French Tax Update - Early 2015 Noteworthy Case Law And Tax Transparency Package

Author:Mr Nicolas André, Siamak Mostafavi and Alexios Theologitis
Profession:Jones Day
 
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The present French Tax Update will focus on (i) several noteworthy French and European Union court decisions issued in the last months of 2014 and in the first months of 2015, and (ii) the recent presentation by the European Commission of a package of tax transparency measures.

VALIDITY OF TAX SPARE MECHANISMS IN INTERNATIONAL TAX TREATIES

France has signed a number of tax treaties with a so-called "tax spare" mechanism, i.e., a provision whereby a certain flow of income from a foreign source (e.g. interest, dividends, royalties) is deemed to have suffered a foreign withholding tax (WHT), and, as per the terms of the relevant treaty, the French recipient of the income is entitled to a tax credit equal to the deemed WHT.

The actual availability of the tax credit depends on the exact wording of the relevant treaty. In a landmark decision in 2006, the Conseil d'Etat had decided, in the case of the Brazilian-French treaty, that the tax credit would be available only if the relevant income had been subject to Brazilian WHT (be it a de minimis one), i.e., the Supreme Court had decided that no tax credit would be available in the total absence of WHT. The decision had been criticized as it seemed that it had been against the spirit of the tax spare mechanism, i.e., to encourage French investors to invest in the Brazilian economy.

On February 25th, 2015, the Conseil d'Etat issued a new ruling on the interpretation of the tax spare mechanism in various tax treaties, namely those with Argentina, China, India, Indonesia and Turkey. The wording of the tax spare mechanisms in these treaties is different from the Brazilian one, and the Conseil d'Etat decided that the tax credit may be available even if no WHT has been levied in the source country.

However, on the basis of the actual wording of the treaties, a distinction was made by the Conseil d'Etat between the Chinese treaty and the other treaties. In the case of the Chinese treaty, the Conseil d'Etat ruled that the taxpayer is automatically entitled to the tax credit, as the relevant income is deemed to have been subject to the WHT. In the case of the other treaties, the Conseil d'Etat decided that the tax credit is available only if the exemption from WHT is the consequence of a specific local legislation which enacts such exemption to encourage the investment by French investors in the local economy (i.e., the WHT would have been due in the absence of such legislation).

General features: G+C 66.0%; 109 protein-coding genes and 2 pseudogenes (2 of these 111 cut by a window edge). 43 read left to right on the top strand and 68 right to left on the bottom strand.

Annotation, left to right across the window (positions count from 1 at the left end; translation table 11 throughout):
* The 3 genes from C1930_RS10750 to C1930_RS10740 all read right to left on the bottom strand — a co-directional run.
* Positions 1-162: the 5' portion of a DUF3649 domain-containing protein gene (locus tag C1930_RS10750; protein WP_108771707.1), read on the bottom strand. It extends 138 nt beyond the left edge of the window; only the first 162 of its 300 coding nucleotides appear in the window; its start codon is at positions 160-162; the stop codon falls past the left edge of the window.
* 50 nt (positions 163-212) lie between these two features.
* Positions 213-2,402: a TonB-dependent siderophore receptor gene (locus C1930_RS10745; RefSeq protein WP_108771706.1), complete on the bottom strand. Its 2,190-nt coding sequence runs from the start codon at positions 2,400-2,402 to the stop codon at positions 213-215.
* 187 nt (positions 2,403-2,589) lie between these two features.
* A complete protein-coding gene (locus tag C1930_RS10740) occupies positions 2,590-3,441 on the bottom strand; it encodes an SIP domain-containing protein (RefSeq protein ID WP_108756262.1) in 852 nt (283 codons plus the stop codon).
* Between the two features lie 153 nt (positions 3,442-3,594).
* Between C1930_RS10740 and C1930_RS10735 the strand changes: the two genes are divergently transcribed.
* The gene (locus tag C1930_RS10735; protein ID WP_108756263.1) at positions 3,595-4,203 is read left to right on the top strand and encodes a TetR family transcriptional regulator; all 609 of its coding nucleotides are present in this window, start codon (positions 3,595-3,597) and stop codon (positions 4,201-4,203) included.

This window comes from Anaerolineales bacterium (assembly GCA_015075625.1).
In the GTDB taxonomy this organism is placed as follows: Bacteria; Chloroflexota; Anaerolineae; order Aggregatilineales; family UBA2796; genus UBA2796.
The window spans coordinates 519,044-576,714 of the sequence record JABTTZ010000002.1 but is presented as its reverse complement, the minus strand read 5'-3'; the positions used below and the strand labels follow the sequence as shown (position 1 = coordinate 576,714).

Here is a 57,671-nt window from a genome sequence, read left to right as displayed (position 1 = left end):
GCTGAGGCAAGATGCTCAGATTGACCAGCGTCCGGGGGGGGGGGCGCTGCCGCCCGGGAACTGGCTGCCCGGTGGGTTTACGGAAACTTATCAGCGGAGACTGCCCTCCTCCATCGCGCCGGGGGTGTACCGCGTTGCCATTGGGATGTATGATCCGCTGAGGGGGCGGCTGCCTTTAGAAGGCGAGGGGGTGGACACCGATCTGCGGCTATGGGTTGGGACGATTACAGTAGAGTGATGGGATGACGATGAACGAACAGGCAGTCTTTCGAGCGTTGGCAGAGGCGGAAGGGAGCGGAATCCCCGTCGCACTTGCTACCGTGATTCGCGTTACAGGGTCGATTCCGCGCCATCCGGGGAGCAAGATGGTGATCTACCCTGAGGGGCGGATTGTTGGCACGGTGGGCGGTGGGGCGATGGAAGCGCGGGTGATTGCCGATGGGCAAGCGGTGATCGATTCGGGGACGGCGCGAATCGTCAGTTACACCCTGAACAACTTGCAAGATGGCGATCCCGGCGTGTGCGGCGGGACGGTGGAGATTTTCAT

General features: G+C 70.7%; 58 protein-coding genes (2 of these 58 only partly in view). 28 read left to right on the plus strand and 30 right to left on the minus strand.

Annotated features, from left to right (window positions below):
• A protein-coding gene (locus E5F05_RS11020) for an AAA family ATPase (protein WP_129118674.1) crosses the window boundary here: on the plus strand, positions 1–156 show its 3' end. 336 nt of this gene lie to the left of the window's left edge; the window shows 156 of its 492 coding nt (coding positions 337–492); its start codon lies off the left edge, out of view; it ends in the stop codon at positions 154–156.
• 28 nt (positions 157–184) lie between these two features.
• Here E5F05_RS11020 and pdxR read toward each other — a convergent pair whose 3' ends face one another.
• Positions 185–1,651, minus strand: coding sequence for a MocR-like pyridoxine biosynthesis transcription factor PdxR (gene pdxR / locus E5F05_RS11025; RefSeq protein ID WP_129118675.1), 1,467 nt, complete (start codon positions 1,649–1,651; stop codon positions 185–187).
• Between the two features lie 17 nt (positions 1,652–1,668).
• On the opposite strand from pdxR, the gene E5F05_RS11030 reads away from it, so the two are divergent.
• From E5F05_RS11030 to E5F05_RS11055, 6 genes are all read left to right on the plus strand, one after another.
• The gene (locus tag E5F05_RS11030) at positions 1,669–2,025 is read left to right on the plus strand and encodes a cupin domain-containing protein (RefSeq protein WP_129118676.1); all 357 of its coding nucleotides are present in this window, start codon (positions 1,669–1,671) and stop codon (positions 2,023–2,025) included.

Accordingly, a practical issue arises, which is one of proof that the exemption from WHT is, indeed, the result of a specific legislation to encourage foreign investment. The Conseil d'Etat decided that it is for the French resident investor to provide such proof, and that if no such proof is provided, no tax credit would be available. Thus, contrary to the classic situation where the taxpayer has to prove that it has suffered a WHT and is entitled, accordingly, to a tax credit, the application of certain tax spare mechanisms implies that the investor has to prove that the exemption of WHT was the consequence of a specific local legislation.

ABUSE OF LAW WITHIN A TAX-EXEMPT INVESTMENT PLAN (PEA)

A PEA is an individual investment plan where, subject to certain conditions, the relevant individual taxpayer enjoys an income tax exemption in respect of any capital gain and/or income derived from the eligible equity securities managed within the PEA. Among other conditions, the transfers made to the PEA may not exceed a certain amount, e.g., currently a maximum of € 150,000 (€ 300,000 for a couple) for the standard type of PEA (PEA Cap).

The Conseil d'Etat had to deal with a situation in which the French tax authorities (FTA) used the abuse of law procedure to argue that the relevant individual should not be entitled to the PEA exemption.

The facts were, in summary, as follows: the individual had purchased the shares of an entity (in which he was acting as a managing director) from the parent company of the entity, and transferred the shares to a PEA. Approximately nine months later, the shares were sold to a third party for a sale price of nearly eight times their acquisition cost, and the...

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